I have loved ‘taking over’ their jobs and seeing what they do.

I would recommend going to the library and reading to everyone! Even if you don’t think you will enjoy it, just try it!

I have learnt so much about how a library works and I very much enjoyed getting to know Jennifer, Kirsten and Apryl. Thank you for giving me this amazing opportunity!


We profiled Abby and Jasmyn’s takeover on our twitter page, so why not have a look here and see what they got up to? They were also on the Norfolk Libraries twitter page which you can find here!

In Norfolk young people also visited Kings Lynn and the Millenium Library to TakeOver, doing activities like choosing what books we should be buying and putting in our Norfolk libraries!

(We’ll be back next week with our usual Friday reads!)


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Kids’ Lit Quiz 2015- the Norfolk heat!

On Thursday afternoon, our SLS team headed to The Thetford Academy for the 2015 Norfolk heat of the Kids’ Lit Quiz. 26 teams from 14 schools joined us for the competition, a whirl-wind three hours in which even the most brilliant minds were tested with an array of book-based questions.

Every year were are impressed by how knowledgeable the competing students were, and Quizmaster Wayne Mills confirmed that in his experience of the UK heats so far this year, the calibre has been especially high.

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(Wayne Mills giving the teams a pre-quiz pep talk!)

As always, there was a great atmosphere, the passion and enthusiasm for reading evident in the way the teams eagerly answered the 100 questions put to them by Wayne. The scores felt very close this year but by 6pm, we knew who’d triumphed- Team A from Litcham School who scored 89 points (a 9-point lead). This team included two of the returning champions, winners of last year’s Norfolk and UK finals and it was great to see their hard-work pay off for a second year running; we’d like to congratulate them once again on their success! The UK national final takes place in Oxford on December 4th and we look forward to seeing how they get on- we’re keeping our fingers crossed!

Second place was awarded to Thorpe St Andrew’s B team who scored 80 points, and third place went to team A from Thetford Grammar who achieved 75.5 points.  The author and librarian team, comprising of authors Alexander Gordon Smith, Alex Scarrow and Helen Moss, with help from librarian Julie Glasel, racked up 87 points, proving they could hold their own against the room full of young people!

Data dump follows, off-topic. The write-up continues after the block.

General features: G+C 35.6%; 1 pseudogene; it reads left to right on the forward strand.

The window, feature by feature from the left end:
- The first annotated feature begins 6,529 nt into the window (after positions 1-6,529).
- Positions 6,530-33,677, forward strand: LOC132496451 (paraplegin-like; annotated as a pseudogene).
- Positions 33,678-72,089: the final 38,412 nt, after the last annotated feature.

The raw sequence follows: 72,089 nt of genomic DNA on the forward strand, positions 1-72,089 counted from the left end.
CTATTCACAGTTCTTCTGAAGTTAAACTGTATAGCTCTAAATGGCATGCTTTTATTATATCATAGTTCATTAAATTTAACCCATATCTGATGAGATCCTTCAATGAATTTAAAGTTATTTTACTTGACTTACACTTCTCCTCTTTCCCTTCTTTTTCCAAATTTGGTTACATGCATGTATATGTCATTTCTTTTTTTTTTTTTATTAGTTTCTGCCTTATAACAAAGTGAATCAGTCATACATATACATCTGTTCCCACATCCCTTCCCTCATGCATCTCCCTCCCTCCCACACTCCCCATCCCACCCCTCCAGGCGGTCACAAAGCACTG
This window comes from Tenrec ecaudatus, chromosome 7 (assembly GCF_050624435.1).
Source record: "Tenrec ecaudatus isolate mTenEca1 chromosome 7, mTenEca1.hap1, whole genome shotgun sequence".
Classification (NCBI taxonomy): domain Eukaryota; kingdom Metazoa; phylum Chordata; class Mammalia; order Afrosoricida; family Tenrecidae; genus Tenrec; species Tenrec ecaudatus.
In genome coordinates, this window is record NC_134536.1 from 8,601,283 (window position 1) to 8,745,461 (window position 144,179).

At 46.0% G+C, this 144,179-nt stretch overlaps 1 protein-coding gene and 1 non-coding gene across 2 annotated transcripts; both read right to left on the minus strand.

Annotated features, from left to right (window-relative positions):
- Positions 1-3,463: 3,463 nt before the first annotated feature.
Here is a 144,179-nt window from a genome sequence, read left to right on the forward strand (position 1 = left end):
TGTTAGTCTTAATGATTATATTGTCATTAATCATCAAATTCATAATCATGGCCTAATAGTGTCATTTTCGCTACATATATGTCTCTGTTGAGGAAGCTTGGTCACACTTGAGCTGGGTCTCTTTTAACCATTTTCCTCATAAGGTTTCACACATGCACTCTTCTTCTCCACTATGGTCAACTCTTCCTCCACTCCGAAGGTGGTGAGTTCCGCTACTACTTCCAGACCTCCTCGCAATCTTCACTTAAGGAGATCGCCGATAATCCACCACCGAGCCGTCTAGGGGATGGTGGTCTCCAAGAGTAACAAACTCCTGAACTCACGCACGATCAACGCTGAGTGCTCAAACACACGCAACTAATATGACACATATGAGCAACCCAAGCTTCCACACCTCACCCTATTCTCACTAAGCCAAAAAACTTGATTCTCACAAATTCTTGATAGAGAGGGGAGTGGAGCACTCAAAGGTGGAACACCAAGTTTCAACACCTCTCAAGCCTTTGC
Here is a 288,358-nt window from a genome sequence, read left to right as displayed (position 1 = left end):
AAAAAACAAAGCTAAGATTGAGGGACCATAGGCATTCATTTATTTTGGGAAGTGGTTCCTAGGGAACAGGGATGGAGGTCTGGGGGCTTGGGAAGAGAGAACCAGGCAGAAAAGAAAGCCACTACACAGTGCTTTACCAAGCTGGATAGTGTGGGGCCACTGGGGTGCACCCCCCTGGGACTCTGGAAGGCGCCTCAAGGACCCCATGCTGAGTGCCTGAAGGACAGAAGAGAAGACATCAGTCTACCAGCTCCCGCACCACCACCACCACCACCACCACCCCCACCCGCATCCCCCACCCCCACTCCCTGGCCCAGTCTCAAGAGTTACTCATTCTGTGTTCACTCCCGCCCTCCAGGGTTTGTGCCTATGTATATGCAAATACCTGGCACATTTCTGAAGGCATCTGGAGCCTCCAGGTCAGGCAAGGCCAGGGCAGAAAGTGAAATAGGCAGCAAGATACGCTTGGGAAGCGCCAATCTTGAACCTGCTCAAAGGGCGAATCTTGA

(Our author and librarian team hard at work: Alex, Julie, Helen and Gordon looking flummoxed!)

The final top 10 can be found below, but it’s worth noting that all of the schools did incredibly well- the amount of tied positions are testament to this! We’re proud of each and every one of you and we hope you continue with your voracious love of reading.

1 Litcham School A 89
2 Thorpe St Andrew B 80
3 Thetford Grammar A 75.5
4 Litcham School B 74
5 Jane Austen College 73
6 Long Stratton High A 72
7 Hethersett Academy A 71
8 Flegg High School B 69
8 Ormiston Venture B 69
9 Culford Prep School 68
9 Flegg High School A 68
9 Wymondham High B 68
10 Long Stratton High B 67
10 Wymondham High A 67

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(The teams from Litcham School, with quiz-master Wayne)

We’d like to thank librarian Jackie Browne and the rest of the staff and pupils at The Thetford Academy for hosting the event- they were so hospitable, providing us with refreshments and helping to co-ordinate the afternoon with great precision!

Thanks also Alexander Gordon Smith, Alex Scarrow and Helen Moss for coming along and not only taking part, but meeting everyone and signing books- we understand how amazing it can be to meet authors and we were so pleased to see students chatting away to you all throughout the afternoon.  Please come back next year- but maybe you’d better start revising now!

Finally- and perhaps most importantly of all- we’d like to thank every school who attended;  it was a real pleasure to meet and chat to so many of you (new and returning schools alike!) and we loved how enthusiastic you all were about taking part; it was so wonderful to see! If you were on a participating team or just came along for the afternoon, we hope you enjoyed the day as much we all did and we look forward to seeing you again next year.

We profiled the event on our Norfolk SLS twitter account which you can find here: http://www.twitter.com/norfolksls or alternatively, you can see the storify we’ve  begun to collate here: https://storify.com/NorfolkSLS/kids-lit-quiz-2015-norfolk-heat; this will be updated continually over the next few days, so if you have any tweets to share, make sure you tag them with #NorfolkKLQ15!


Books of the Year and Kids’ Lit Quiz!

Two exciting things happened in our office this week:

Firstly, the Peters Book of the Year shortlists were announced (see them all here); both of our KS2 fiction discussion groups will be championing the event, reading all of the books on the junior fiction list and sharing them with their classes. We’ll be profiling their progress here on the blog, and you can see our special PBOTY16 page here. Some really wonderful books made the shortlist this year, so we’re keen to hear their thoughts between now and March, when the winner is announced.